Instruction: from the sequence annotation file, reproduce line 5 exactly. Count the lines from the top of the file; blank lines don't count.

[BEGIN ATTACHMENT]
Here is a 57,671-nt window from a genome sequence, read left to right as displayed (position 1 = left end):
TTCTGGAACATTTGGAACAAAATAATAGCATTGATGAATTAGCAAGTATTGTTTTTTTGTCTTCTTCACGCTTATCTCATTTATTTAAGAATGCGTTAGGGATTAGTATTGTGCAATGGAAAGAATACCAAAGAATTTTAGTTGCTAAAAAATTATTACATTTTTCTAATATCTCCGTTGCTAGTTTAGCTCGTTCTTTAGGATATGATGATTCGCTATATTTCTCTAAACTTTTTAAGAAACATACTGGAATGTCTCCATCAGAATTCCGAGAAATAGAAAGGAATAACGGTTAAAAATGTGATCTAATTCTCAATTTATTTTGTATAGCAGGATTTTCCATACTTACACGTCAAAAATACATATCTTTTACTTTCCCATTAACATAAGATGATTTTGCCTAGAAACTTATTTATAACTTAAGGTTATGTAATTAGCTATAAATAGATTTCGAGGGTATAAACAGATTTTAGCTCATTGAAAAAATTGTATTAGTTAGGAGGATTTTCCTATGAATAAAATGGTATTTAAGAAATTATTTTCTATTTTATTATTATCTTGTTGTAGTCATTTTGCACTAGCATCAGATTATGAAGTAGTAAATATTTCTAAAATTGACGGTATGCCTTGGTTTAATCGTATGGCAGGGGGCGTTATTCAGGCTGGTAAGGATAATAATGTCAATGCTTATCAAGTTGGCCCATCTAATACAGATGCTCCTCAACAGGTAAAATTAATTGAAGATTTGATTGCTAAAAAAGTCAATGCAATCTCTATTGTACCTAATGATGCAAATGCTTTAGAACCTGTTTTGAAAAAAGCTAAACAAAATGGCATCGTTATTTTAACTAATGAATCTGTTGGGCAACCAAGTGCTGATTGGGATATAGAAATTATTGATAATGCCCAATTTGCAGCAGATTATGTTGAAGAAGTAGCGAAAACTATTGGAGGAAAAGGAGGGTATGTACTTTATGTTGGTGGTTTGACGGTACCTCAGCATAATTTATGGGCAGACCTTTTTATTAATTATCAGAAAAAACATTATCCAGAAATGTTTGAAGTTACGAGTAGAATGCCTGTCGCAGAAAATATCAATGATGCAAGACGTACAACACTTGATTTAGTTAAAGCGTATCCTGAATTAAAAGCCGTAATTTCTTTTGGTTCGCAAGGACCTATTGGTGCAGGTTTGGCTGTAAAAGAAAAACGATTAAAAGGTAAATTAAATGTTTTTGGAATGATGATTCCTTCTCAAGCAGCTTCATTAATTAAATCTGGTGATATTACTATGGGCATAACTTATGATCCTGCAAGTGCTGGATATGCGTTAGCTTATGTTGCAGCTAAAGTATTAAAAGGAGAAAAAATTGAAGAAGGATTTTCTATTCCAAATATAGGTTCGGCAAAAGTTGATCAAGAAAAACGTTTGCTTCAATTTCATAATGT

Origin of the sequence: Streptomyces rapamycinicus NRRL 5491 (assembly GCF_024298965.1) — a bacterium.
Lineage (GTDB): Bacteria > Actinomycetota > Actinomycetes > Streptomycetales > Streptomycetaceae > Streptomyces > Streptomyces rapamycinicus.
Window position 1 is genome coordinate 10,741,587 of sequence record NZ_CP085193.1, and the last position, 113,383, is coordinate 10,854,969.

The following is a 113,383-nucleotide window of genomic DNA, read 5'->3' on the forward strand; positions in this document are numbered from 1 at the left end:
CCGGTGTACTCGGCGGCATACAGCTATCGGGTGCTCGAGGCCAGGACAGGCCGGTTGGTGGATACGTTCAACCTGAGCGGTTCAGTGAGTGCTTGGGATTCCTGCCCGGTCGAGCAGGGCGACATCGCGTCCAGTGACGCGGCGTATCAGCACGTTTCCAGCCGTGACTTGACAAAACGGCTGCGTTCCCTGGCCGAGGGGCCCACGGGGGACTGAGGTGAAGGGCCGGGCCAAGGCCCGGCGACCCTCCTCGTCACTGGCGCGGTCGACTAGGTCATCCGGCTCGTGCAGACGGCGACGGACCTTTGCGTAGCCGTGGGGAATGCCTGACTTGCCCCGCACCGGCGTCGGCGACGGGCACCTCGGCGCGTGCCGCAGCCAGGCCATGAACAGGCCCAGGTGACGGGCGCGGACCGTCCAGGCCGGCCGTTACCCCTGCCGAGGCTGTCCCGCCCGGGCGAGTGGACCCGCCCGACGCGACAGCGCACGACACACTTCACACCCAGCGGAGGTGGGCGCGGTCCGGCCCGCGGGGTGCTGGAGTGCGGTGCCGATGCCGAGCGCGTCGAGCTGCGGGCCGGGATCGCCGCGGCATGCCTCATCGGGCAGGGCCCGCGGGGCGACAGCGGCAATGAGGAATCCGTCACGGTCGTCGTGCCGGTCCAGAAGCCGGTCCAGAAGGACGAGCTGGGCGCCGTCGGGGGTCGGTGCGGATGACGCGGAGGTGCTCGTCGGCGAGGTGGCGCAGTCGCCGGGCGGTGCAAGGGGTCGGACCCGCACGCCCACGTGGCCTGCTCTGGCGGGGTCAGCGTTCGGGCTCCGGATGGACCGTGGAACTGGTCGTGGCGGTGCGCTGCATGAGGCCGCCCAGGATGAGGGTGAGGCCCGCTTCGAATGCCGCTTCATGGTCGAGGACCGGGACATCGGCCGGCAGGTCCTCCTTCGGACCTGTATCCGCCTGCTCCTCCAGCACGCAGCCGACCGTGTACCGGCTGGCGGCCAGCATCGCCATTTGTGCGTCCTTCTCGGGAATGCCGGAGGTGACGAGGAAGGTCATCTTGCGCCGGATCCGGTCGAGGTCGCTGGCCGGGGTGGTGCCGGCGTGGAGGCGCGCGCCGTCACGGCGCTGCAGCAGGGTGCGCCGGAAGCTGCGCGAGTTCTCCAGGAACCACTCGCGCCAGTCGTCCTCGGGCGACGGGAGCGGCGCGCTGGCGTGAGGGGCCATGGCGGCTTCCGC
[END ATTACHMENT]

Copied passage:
Window position 1 is genome coordinate 10,741,587 of sequence record NZ_CP085193.1, and the last position, 113,383, is coordinate 10,854,969.